The Festival of the Written Arts runs August 11 to 14 at the Rockwood Centre in Sechelt and features a stellar line up of Canadian authors. Theresa Kishkan, who lives near Sakinaw Lake, will be at this year’s Festival reading from her chosen fiction form, the novella. Shorter than a novel, longer than a short story, the novella is the awkward child of the fiction family that publishers just don’t know what to do with. Is it a problem with economics? Marketing? “I don’t know,” admits Kishkan. “But sometimes when you don’t call something what they might properly be called, they disappear from our radar.” She cites the example of famed British writer Ian McEwan. “He was happy to call On Chesil Beach a novella,” says Kishkan. “But the publisher submitted it to the Man Booker Prize as a short novel because there wasn’t a place for it otherwise.” Novellas have more in common with novels, following a novel’s narrative arc, with a distinct plot, though with fewer characters. “A short story can be a more fragmentary experience,” explains Kishkan. “It can be a moment or an examination of a character. A novella has to have what a novel has.” But it also has to have, as one of Kishkan’s reviewers put it, “ample brevity.”
Kishkan started her writing career as a poet, with three published collections. She stopped writing when she began raising her three children, and when she picked up her pen again, found the “poetic voice wasn’t really available to me anymore. I don’t know why.” Instead of panicking, she just let herself explore and discovered that she was writing “an extended form of fiction.” Kishkan is now an acclaimed prose writer having published three novels, three non-fiction books, and with the publication of Winter Wren in June, three novellas. “I really like language to be used economically and densely,” says Kiskan. “I’ve always believed language has the potential to carry more than we think it can carry.”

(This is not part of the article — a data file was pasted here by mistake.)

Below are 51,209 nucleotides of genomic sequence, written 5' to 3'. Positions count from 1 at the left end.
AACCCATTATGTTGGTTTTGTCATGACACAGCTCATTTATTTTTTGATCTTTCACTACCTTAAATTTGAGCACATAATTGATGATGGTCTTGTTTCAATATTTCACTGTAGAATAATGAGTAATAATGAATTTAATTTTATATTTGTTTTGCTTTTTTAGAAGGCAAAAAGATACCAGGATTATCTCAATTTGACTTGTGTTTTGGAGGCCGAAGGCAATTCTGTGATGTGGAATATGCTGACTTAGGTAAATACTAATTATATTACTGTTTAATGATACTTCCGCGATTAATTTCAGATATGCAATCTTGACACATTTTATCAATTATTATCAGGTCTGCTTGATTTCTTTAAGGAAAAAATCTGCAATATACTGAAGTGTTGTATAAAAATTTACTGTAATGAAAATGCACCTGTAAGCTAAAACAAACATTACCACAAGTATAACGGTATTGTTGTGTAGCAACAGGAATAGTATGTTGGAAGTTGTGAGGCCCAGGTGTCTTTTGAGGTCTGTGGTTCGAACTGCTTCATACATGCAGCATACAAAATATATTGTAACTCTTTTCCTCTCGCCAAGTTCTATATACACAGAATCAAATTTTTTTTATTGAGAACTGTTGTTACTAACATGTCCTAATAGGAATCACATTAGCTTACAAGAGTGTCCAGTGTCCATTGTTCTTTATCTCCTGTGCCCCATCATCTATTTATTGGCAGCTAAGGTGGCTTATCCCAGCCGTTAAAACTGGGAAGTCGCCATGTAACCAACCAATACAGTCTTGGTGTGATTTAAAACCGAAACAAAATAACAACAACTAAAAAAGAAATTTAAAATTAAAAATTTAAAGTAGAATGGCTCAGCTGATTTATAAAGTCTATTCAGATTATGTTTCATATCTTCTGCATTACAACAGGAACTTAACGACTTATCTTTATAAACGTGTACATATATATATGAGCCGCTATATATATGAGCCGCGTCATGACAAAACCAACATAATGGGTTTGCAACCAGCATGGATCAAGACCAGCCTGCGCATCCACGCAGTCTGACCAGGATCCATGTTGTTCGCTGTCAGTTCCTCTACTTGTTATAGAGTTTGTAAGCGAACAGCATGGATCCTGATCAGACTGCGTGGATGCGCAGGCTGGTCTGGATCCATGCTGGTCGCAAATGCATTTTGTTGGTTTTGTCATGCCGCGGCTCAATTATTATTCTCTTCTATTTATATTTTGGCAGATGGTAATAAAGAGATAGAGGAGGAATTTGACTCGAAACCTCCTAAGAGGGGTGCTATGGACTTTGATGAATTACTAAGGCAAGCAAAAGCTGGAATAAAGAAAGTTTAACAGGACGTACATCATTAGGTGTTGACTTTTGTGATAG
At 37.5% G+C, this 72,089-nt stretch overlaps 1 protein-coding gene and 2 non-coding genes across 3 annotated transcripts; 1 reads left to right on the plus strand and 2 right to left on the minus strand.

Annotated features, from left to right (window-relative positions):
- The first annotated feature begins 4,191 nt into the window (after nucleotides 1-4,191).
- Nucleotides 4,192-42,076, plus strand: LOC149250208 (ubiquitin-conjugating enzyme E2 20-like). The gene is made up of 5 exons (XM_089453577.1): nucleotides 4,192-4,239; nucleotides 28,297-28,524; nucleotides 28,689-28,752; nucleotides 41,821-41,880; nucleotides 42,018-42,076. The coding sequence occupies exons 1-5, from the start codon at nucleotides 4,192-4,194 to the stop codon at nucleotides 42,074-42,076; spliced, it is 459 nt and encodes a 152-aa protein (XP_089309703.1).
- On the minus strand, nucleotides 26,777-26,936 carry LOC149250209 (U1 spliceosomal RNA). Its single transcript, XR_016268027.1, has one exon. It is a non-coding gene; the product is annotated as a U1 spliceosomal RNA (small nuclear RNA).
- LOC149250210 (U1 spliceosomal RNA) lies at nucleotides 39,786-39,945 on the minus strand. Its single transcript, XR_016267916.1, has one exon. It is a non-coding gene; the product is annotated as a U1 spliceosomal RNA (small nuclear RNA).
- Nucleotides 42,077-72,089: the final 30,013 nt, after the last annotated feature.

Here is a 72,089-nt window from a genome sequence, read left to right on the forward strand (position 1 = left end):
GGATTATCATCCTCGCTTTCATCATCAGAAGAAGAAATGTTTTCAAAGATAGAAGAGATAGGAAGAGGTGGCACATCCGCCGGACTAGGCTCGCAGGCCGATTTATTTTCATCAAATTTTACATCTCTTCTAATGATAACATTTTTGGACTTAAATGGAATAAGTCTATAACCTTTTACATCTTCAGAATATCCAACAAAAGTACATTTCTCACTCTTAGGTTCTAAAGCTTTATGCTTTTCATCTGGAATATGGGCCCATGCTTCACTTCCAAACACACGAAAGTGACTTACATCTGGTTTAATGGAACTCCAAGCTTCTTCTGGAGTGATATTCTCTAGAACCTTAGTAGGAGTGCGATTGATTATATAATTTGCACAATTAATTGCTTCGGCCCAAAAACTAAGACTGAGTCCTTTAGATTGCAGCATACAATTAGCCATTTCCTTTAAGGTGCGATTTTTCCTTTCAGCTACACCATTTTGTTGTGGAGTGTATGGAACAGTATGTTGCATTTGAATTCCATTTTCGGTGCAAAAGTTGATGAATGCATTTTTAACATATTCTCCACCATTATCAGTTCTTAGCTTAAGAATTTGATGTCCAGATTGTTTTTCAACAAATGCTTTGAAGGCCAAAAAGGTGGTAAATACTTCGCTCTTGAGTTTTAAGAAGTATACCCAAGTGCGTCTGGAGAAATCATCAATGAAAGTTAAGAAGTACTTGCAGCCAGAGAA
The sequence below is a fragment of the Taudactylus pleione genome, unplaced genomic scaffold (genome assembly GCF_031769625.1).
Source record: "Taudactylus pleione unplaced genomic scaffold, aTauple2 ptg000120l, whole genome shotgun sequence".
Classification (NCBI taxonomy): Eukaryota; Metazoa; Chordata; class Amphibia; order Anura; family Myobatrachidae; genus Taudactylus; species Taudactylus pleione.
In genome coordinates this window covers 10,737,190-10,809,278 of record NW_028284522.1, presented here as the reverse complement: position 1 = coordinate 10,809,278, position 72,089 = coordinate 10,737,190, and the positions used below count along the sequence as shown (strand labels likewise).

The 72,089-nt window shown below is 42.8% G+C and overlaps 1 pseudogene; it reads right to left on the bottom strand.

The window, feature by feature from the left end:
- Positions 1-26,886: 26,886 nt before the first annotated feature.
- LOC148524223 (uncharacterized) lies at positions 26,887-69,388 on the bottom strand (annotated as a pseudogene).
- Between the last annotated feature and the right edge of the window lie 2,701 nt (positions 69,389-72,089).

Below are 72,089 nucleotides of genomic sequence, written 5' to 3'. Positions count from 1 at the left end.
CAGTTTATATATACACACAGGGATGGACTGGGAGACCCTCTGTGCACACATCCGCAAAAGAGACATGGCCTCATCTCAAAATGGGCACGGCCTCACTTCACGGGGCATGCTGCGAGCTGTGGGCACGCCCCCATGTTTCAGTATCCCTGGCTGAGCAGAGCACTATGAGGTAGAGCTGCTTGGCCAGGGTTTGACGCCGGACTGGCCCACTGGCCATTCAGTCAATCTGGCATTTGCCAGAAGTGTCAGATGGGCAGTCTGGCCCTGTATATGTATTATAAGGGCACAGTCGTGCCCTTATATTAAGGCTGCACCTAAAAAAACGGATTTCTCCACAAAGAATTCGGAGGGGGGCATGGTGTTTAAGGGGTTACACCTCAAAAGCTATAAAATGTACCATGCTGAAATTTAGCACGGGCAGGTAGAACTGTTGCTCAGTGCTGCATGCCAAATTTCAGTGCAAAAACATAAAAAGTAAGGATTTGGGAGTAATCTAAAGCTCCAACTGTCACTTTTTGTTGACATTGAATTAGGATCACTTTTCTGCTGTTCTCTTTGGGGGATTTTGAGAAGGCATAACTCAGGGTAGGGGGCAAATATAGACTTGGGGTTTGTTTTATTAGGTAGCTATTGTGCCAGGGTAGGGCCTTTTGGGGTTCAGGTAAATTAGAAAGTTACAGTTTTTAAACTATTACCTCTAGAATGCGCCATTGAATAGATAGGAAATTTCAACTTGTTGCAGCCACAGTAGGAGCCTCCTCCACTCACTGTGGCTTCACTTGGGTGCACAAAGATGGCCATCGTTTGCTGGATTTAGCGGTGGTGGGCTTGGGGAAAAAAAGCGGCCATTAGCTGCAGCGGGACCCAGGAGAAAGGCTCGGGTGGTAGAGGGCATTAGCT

Her passion for novellas is strong enough to have led her to partner with friend and colleague Anik See in the founding of Fish Gotta Swim, an imprint dedicated to publishing novellas. “We hope to publish a couple a year and see what happens from there,” says Kishkan. Winter Wren is the new imprint’s first title. “We used it as way of figuring out the ropes,” she explains. So far, all signs are positive, including good reviews. In the meantime, Kishkan looks forward to her appearance at the Festival. “It’s such a lovely event.”
Two other local authors, Rebecca Hendry and Janine Alyson Young will be at the Festival as contributors to the anthology Boobs: Women
Explore What It Means To Have Breasts published by local publisher Caitlin Press.
Theresa Kishkan reads at the Festival of the Written Arts Friday, August 12 at 2:30pm. Hendry and Young read from Boobs with Ruth Daniell and Lorna Crozier, Saturday, August 13 at 1pm. Tickets $16 available online at sharethere.com/writersfestival or by calling 604-885-9631.